(2) 
No lot containing a hillside development area shall hereafter be subdivided to provide less than fifteen thousand square feet, have a width of less than one hundred twenty feet, nor a depth of less than one hundred twenty feet. Lot areas of more than fifteen thousand square feet may be required in order to provide a suitable building site meeting the grading standards of this code. In no case shall residential lots contain an area less than the minimum area required by the zoning district in which such lots are located;
(3) 
Front and rear yards shall be as required by the zoning district in which the property is located;
(4) 
Side yards shall be as required by the zoning district of the lot or ten feet, whichever is greater;
(5) 
The main building and all accessory buildings on a parcel shall not occupy more than twenty-five percent of the land;
(6) 
The total area of all grading including all cuts and fills and those areas required for driveways, recreation courts, patios, and similar uses shall not exceed twenty percent of the hillside area of the lot or PUD site.
(7) 
All excavated material shall be removed from the premises, maintained behind retaining walls or landscaped so that the slopes of any fill material will not be visible from any public street or private accessway.
(8) 
Retaining walls on the downhill side of the lots shall not be higher than six feet at the property line; any additional retaining walls shall be set back from the first wall a minimum distance of one foot horizontally for every one foot in height above the first wall. The area between stepped retaining walls shall be landscaped with screening plant material and an appropriate watering system provided. The landscaped areas between the retaining wall shall not be included in the total graded area allowed. Retaining walls shall be used for the purpose of containing fill material or for minimizing cut or fill slopes. They shall not be used to terrace or otherwise alter natural terrain.
(9) 
No building shall exceed a height of two and one-half stories, but in no event exceed thirty-five feet above the natural grade at any section through the structure.
D. 
Special yard, height, area coverage and density requirements for multifamily and planned unit developments in the hillside development area in any zoning district shall be permitted as follows:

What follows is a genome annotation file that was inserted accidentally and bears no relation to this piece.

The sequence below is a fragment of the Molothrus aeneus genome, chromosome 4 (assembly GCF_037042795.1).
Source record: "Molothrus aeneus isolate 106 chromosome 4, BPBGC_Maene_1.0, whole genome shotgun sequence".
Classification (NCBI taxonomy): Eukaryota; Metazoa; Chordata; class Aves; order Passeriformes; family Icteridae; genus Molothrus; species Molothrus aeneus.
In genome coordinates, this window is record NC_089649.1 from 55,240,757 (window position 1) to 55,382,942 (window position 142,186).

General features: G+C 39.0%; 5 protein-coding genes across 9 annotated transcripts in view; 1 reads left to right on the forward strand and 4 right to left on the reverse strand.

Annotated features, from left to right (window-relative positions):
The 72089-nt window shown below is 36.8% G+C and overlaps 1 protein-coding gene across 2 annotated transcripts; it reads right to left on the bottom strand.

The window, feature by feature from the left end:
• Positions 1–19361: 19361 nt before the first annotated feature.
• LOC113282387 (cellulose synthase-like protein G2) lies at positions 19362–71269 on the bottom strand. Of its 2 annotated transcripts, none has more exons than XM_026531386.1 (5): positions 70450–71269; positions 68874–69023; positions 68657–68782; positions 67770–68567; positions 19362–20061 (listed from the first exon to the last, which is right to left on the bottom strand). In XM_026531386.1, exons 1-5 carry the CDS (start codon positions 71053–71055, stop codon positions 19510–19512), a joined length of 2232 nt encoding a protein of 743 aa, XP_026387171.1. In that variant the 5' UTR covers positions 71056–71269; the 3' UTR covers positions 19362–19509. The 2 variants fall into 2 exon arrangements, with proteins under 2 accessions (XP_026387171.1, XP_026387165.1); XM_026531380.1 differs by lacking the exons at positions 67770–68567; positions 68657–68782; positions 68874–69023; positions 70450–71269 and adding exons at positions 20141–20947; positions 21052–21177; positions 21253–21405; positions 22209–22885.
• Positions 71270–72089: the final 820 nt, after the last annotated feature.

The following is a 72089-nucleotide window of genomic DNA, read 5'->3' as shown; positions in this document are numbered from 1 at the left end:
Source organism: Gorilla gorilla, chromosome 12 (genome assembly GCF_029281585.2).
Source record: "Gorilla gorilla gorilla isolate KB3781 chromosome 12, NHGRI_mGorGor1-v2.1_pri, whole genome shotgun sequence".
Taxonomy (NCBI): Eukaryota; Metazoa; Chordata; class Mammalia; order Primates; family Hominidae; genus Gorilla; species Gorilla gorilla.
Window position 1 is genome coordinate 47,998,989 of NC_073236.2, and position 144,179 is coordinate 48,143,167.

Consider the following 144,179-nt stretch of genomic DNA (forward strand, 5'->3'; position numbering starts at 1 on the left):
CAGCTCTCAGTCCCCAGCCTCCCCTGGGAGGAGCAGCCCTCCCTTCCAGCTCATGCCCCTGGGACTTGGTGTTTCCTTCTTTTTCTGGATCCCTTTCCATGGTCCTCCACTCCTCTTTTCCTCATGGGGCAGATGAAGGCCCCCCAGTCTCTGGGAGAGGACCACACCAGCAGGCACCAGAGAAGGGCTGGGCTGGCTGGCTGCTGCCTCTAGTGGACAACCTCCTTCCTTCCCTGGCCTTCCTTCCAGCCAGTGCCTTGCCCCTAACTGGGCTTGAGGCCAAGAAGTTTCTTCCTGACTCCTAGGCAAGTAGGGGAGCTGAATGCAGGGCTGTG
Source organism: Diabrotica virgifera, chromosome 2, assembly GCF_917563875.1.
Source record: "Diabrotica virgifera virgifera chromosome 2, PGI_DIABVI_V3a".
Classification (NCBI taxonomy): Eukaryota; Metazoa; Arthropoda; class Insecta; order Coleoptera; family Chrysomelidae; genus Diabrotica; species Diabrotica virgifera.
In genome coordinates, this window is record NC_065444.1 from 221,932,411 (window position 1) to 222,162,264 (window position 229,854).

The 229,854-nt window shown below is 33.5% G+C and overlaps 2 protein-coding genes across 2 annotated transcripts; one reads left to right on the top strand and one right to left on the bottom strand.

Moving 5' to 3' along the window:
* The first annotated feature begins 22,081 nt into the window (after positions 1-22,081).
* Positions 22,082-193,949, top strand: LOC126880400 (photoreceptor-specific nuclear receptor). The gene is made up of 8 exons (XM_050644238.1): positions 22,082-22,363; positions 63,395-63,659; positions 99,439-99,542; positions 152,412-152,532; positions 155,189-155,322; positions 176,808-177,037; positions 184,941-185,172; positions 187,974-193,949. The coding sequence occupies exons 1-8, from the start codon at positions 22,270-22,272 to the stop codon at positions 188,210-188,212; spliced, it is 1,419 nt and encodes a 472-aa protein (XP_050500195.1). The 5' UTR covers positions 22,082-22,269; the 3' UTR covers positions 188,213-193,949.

(1) 
The maximum number of dwelling units permitted on any lot or parcel of land shall be the sum of the number of dwelling units allowed by the zoning district or the sum of the number of dwelling units allowed in each category of land as shown by the following table, whichever is the lesser number:
Slope of Land
Maximum Number of Dwelling
Units Per Gross Acre
2.0
15% to 19.9%
1.5
20% to 24.9%
1.0
25% to 29.9%
.7
30% to 34.9%
.5
35% and over
(a) 
There shall be no more units constructed than permitted by the slope category except where approved as a PUD. Units from a higher slope category may be placed in a lower slope category so long as the number of units in the hillside development area shall not exceed the sum of the lots permitted in each slope category.
(b) 
Calculation of the number of acres in each slope category shall be computed as set forth in subsection B(1) of this section.
(2) 
There shall be a front and rear yard, each having a depth of not less than thirty feet, measured from the exterior boundaries of the site. For buildings exceeding fifteen feet in height, there shall be a distance from front and rear boundaries equal to the required yard plus one additional foot for each foot of the building height in excess of fifteen feet.
(3) 
There shall be two side yards each having a width of not less than fifteen feet, measured from the exterior boundaries of the site. For buildings exceeding fifteen feet in height, there shall be a distance from the side boundaries equal to the required yard plus one additional foot for each foot of building height in excess of fifteen feet.